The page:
Flournoy is trying to find a way to incorporate the sign into the new development, McKenzie said, but isn’t sure how it will do so yet. He added that it would be impossible for the company to keep the building because the ceiling heights don’t match up with Flournoy’s plans.
City officials also have asked for better design treatments for the fourth and fifth floors and more information about the planned streetscape design. McKenzie said the company still is working on some of the finer details but did note that the apartment building will have multiple entrances with stoops to create an effect similar to the brownstones in New York City.
Project will transform a forgettable block into “a fairly incredible” development, he said.
Two Louisville companies among nation’s top 10 healthiest
Two Louisville health care companies are among the top 10 healthiest workplaces in the country.
Both Humana, at No. 4, and Norton Healthcare, at No. 7 made the top 10 of the Healthiest 100 2016, compiled by Indianapolis-based health analytics company Springbuk.
Springbuk looked at six criteria — vision, culture/engagement, learning, expertise, metrics and technology — to determine which organizations “have comprehensively incorporated the most vital corporate wellness policies, practices and programs in their workplaces.” Companies submit data through online assessments.
Humana said in a press release that it has encouraged employees to get healthier through paid volunteer time off, flexible work arrangements and financial counseling. In this year’s 100 Day Dash step challenge, employees took more than 16 billion steps, or about three times as many as in the inaugural event in 2012.
Through its wellness program, which supports employees with health coaching and other tools, employees have lost more than 100 tons of weight since 2012, and 42 percent of employees have improved their health.
And, Humana said, the prevalence of diabetes has been cut by 20 percent.
Norton previously has said it fosters employee health with walking paths, access to a wellness website, offering membership discounts to athletic facilities and offering healthier options in the cafeterias.
Omni Louisville director: Hotel company shaping itself to fit Louisville
Once inside, a bourbon tasting room will be to the right, blackened and curved panels will hang overhead, and a copper art display will sit on the lobby floor — all an homage to Kentucky’s favorite liquor.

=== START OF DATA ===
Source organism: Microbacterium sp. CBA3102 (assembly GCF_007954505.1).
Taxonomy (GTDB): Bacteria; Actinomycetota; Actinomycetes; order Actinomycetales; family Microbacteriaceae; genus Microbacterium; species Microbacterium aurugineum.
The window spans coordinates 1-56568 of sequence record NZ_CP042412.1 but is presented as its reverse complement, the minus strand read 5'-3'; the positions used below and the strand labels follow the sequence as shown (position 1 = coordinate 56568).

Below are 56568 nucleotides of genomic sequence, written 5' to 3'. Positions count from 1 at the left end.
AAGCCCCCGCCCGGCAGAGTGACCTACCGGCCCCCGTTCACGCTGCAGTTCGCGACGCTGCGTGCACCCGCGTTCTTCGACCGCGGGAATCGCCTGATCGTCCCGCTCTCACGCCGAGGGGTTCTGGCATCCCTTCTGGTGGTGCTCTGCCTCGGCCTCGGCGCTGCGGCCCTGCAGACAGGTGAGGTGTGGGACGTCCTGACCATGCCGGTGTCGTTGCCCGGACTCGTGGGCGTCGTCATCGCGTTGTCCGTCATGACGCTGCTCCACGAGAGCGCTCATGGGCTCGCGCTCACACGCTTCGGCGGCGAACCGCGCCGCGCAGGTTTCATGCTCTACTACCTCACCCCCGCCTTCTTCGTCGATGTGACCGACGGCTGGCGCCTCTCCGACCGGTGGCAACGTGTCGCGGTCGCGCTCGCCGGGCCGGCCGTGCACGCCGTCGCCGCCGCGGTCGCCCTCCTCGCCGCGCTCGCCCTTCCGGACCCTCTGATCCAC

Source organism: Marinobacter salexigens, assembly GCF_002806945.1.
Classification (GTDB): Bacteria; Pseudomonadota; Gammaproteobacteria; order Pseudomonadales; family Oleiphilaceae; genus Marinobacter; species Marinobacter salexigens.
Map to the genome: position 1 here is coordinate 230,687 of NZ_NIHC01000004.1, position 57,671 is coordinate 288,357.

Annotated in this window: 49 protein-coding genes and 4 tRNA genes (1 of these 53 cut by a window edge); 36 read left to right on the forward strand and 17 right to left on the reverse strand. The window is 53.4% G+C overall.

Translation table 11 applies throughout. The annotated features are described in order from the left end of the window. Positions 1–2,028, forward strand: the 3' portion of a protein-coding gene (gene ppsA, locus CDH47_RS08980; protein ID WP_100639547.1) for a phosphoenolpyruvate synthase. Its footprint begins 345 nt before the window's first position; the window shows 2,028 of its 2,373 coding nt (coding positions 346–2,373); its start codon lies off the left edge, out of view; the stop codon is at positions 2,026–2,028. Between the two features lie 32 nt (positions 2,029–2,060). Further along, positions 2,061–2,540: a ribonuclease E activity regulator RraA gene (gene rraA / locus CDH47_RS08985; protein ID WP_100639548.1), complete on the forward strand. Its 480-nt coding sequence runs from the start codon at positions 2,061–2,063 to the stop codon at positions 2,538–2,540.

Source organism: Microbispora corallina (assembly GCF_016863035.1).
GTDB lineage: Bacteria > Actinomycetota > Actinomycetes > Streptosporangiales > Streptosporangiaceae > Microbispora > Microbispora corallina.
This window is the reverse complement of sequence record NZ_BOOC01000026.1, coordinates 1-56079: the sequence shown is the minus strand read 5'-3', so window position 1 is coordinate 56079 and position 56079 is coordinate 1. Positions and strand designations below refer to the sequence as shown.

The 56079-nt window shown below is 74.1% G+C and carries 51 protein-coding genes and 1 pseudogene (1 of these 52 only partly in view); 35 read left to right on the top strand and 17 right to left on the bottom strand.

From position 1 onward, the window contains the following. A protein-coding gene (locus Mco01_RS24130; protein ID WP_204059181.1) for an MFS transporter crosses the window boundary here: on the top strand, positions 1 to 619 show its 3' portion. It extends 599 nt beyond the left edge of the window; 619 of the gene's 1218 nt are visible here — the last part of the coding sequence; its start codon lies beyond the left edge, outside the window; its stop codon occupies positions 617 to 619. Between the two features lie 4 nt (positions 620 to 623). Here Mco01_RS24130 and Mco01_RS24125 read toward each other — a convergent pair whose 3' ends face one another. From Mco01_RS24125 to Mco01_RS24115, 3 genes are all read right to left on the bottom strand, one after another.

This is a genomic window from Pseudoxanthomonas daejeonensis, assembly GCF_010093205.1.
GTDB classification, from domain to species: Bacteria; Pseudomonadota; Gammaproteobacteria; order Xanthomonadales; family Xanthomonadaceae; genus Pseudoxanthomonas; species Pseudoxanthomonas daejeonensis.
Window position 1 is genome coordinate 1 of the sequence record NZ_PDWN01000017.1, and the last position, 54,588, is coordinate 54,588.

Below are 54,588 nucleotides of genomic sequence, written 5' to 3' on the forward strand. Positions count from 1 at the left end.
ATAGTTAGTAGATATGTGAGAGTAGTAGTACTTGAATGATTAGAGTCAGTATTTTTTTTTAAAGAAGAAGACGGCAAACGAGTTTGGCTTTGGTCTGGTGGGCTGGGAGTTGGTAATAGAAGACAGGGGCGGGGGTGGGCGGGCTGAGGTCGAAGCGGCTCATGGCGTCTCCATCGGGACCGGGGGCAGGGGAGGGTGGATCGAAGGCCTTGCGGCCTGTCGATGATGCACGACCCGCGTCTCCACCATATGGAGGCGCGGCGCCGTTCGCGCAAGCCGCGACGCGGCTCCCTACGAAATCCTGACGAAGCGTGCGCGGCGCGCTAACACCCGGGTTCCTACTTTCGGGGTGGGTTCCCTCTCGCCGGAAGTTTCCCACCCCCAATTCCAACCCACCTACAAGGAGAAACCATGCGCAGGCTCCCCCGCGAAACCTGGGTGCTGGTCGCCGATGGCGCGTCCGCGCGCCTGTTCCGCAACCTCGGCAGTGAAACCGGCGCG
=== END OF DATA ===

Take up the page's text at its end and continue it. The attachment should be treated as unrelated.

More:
“We like to say we are distilling our hotel,” said Eamon O’Brien, director of sales and marketing for Omni Louisville.
The Omni Louisville, a 30-story hotel and residence, won’t look anything like the other Omni hotels, he said. Paducah, Ky., native Laura McKoy, Omni’s creative director and vice president of interior design, is overseeing the design.
“Everyone wants that experiential travel. They don’t want the same comforter and same burger on the menu and same armoire in every single room. That’s not really Omni style. We want to have a unique Louisville story because I think Louisville is unique as a city. We want to be representative of that,” O’Brien said. “Instead of the neighborhood acquiescing to the Omni, we want to acquiesce to the neighborhood.”
Omni Louisville guests will find a quiet space to enjoy a drink in The Library, a room that will feature two walls of floor-to-ceiling bookshelves, a fireplace and decor with charcoal, amber and copper tones. The library will offer an afternoon tea service with light food, craft cocktails, wine and beer, O’Brien said. It also will serve as a place for guests to work, read or chat quietly.
For a more lively atmosphere with a spirits and craft cocktail-driven menu, visitors can visit the first-floor speakeasy, which will include a four-lane bowling alley.
“There is going to be no signage saying speakeasy this way,” O’Brien said, but it will have two entrances: one from the hotel and one in a back alley.
The Omni Louisville is working with a local artist to craft an interesting entrance to the speakeasy and is trying to find historic signage for the alley, he added.
Two Louisville brands expanding internationally
Louisville-based pizza chain Papa John’s International and fast-food chain Taco Bell, which has Louisville ties, both recently announced that they are growing internationally.
Yum Brands subsidiary Taco Bell stated in a news release that the company has entered a brand new market: São Paulo, Brazil. The expansion is backed by new franchisee Sforza Holding, a Brazilian private investment firm.
“Brazil is a natural step forward as we continue to expand globally and bring our craveable, Mexican-inspired food to the world,” Melissa Lora, president of Taco Bell International, said in the release. “Sforza is an amazing franchisee who is great at operating consumer focused businesses.”
The first Brazilian Taco Bell opened on Sept. 23 in a mall. It has “a relaxed lounge atmosphere” with free Wi-Fi and charging stations throughout the restaurant. Its menu will feature Brahma, a Brazilian beer sold by Anheuser-Busch InBev, and ingredients sourced from the country.
In the pizza sector, Yum Brands competitor Papa John’s has signed a new agreement with decade-long franchisee Vantage Egypt to expand its presence in the African country. Vantage Egypt already runs 36 Papa John’s restaurants and will open 18 more in Egypt, according to a news release.
“Vantage Egypt is one of our best success stories in the Middle East and we are proud of their growth,” Tim O’Hern, senior vice president and chief development officer, said in the release. —Caitlin Bowling
It’s beginning to look a lot like Christmas? Holiday Bootcamp for retailers